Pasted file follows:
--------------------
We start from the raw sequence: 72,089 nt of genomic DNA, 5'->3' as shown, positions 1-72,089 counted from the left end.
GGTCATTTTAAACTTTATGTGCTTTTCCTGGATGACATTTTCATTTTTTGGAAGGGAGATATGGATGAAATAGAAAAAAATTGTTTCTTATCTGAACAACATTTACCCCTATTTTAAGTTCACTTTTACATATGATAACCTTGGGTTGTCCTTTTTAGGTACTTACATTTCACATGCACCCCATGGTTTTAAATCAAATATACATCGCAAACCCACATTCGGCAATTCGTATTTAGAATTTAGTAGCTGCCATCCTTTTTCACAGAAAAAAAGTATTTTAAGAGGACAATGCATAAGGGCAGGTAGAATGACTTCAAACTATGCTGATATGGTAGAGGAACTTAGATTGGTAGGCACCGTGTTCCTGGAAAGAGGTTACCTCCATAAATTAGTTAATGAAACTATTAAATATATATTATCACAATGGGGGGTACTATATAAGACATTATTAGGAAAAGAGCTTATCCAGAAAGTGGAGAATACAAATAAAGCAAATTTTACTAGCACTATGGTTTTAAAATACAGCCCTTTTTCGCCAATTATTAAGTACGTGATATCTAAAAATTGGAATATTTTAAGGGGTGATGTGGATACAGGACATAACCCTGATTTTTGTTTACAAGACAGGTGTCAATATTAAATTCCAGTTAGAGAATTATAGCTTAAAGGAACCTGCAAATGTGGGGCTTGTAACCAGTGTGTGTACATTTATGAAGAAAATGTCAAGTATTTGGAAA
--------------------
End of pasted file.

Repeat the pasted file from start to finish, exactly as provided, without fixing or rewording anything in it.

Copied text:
We start from the raw sequence: 72,089 nt of genomic DNA, 5'->3' as shown, positions 1-72,089 counted from the left end.
GGTCATTTTAAACTTTATGTGCTTTTCCTGGATGACATTTTCATTTTTTGGAAGGGAGATATGGATGAAATAGAAAAAAATTGTTTCTTATCTGAACAACATTTACCCCTATTTTAAGTTCACTTTTACATATGATAACCTTGGGTTGTCCTTTTTAGGTACTTACATTTCACATGCACCCCATGGTTTTAAATCAAATATACATCGCAAACCCACATTCGGCAATTCGTATTTAGAATTTAGTAGCTGCCATCCTTTTTCACAGAAAAAAAGTATTTTAAGAGGACAATGCATAAGGGCAGGTAGAATGACTTCAAACTATGCTGATATGGTAGAGGAACTTAGATTGGTAGGCACCGTGTTCCTGGAAAGAGGTTACCTCCATAAATTAGTTAATGAAACTATTAAATATATATTATCACAATGGGGGGTACTATATAAGACATTATTAGGAAAAGAGCTTATCCAGAAAGTGGAGAATACAAATAAAGCAAATTTTACTAGCACTATGGTTTTAAAATACAGCCCTTTTTCGCCAATTATTAAGTACGTGATATCTAAAAATTGGAATATTTTAAGGGGTGATGTGGATACAGGACATAACCCTGATTTTTGTTTACAAGACAGGTGTCAATATTAAATTCCAGTTAGAGAATTATAGCTTAAAGGAACCTGCAAATGTGGGGCTTGTAACCAGTGTGTGTACATTTATGAAGAAAATGTCAAGTATTTGGAAA